Lessons from the Classics: MP Alternatives

We’ve all played a game or two (or twenty) with this system: each character has a finite amount of MP used for spells, more powerful ones cost more MP, and if your MP runs out you need items (or “rest”) to replenish it.

I find many implementations pretty tedious (buying/using MP restorative items constantly, or saving all magic for the boss), but preferences aside, its just plain boring when so many games do the same thing.

Now I happen to think there’s still a lot to learn from older games, so let’s look back at some alternatives to the typical MP system and imagine exciting future possibilities. (Let’s just define “magic” and “MP” broadly as “special moves” and the “special points required to use them.”)

USE HP INSTEAD OF MP
You may already know much I love the Paladin’s Quest/Lennus games, where MP doesn’t exist. In these two games, spells cost HP. It’s an exciting twist that changes the dynamics of casting and healing, and I wrote about it in more detail here. Considering it’s the only game I know of to do this, I think there’s still a lot to explore here.

EACH SPELL HAS LIMITED NUMBER OF USES
Rather than bothering with MP, some games just limit the number of times each individual spell can be cast. Final Fantasy 1 and Chrono Cross do this (this was one of the highlights of CC for me, personally).
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Choosing which “element” to use in Chrono Cross- only one shot for each!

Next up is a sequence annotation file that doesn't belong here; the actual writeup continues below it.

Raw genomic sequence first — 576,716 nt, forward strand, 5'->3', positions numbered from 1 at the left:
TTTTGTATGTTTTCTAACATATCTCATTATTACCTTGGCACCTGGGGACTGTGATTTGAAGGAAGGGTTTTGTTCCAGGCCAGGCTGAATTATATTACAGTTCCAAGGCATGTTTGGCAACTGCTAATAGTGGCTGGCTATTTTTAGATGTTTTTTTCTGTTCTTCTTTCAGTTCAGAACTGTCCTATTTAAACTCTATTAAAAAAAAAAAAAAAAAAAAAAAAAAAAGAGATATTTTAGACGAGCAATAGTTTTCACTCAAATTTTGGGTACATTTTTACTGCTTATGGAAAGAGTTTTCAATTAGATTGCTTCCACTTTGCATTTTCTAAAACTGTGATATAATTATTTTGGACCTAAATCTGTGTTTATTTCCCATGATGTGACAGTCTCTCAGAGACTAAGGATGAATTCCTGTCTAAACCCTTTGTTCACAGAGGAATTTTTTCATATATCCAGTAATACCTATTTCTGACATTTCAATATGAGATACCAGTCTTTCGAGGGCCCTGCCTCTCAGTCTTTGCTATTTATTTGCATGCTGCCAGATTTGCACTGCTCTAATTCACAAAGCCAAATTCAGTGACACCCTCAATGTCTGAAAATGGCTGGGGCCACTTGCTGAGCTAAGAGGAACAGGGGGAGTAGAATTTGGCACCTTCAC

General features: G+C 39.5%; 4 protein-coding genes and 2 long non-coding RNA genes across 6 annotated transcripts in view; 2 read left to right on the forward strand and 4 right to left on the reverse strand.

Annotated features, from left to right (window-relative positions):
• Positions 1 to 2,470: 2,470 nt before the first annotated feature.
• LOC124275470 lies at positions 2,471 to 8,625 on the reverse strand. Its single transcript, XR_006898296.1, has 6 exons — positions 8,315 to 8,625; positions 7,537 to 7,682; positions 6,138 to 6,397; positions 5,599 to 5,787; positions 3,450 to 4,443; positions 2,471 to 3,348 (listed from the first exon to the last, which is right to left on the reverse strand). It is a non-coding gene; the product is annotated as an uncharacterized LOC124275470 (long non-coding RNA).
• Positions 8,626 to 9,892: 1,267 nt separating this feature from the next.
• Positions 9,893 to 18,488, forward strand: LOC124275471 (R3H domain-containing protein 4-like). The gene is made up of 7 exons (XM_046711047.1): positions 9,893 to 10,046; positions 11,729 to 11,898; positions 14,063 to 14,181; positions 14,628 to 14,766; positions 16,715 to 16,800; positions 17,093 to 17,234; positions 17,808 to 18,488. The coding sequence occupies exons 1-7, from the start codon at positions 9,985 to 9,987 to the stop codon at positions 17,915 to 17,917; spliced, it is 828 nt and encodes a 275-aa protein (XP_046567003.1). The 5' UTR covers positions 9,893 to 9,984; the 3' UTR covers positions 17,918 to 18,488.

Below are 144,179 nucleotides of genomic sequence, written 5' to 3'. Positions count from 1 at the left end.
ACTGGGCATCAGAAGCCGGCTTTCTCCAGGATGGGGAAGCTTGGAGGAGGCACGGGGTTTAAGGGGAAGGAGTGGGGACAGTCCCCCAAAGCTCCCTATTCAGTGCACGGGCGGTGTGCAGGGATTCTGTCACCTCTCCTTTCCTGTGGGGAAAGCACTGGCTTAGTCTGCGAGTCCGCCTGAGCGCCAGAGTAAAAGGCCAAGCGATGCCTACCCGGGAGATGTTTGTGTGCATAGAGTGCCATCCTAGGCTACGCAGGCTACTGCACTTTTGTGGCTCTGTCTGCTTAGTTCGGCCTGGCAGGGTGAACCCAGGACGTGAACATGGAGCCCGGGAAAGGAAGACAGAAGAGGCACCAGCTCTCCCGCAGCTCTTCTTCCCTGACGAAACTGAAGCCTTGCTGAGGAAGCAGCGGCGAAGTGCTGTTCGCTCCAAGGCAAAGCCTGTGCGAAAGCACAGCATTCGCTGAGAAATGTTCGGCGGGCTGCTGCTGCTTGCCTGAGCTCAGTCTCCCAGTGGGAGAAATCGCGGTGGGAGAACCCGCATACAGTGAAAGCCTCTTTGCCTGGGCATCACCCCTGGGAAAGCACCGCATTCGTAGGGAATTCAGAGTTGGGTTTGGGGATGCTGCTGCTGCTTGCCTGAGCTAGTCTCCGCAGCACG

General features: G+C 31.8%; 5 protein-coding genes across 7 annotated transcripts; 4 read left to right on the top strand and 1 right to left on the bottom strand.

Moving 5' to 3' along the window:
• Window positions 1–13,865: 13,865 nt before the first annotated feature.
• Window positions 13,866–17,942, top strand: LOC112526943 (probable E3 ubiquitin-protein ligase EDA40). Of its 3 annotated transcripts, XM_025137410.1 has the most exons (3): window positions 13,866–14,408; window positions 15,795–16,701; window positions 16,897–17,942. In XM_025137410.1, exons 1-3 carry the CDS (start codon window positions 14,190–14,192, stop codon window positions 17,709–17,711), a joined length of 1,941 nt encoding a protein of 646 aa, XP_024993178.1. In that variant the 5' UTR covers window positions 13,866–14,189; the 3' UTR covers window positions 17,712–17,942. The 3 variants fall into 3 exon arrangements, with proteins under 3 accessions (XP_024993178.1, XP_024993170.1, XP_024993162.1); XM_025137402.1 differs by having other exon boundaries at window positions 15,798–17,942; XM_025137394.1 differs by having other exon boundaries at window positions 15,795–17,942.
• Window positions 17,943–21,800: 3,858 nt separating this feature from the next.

In a sense, this goes for any game where items can be used to cast a spell. I always want this to be fun and functional, but for some reason items usually cast weak or “just average” spells and aren’t worth keeping track of. (However, bombs in Dark Chronicle 2 are super useful *wink*).

On this note, I always liked the concept of the “Chemist” class (from Final Fantasy 3/6 and others), who can use items more effectively. That coupled with magic/attack items that actually deal damage would be fun!
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FF’s Chemists can also “Mix” items and get special results.

The Draw system in FF 8 is a weird case where you can infinitely “Draw” the items needed to cast magic. The catch is that you infinitesimally weaken your character each time you use any Magic that is “Junctioned.” I enjoyed this, but nevertheless ending up getting frustrated as I spent hours obsessively trying to Draw Magic. In the end, I think the combination of “limited number of casts” and “infinitely available through cumbersome chore” was not such a good idea.

Fire Emblem KIND of does this… Every physical or magical attack wears down the weapon/spellbook used until it breaks. So, in practice, every attack is a “special” attack (ie limited in number), but at the same time characters generally use the same attacks all the time, so nothing is really “special.” The interesting thing is that “magic” is just another weapon, no different from swords or bows, just with its own pros and cons.
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Battle animations in the SNES and GBA Fire Emblem games are wonderful.

AVAILABLE ON LIMITED OR INFINITE BASIS, BUT IN SPECIAL SITUATIONS ONLY
I’m talking about all the Limit Breaks and Overdrives out there. They become available either when you are low on HP or have filled up a bar by taking enough damage (though Final Fantasy X lets you fill up the bar in various ways, which was neat).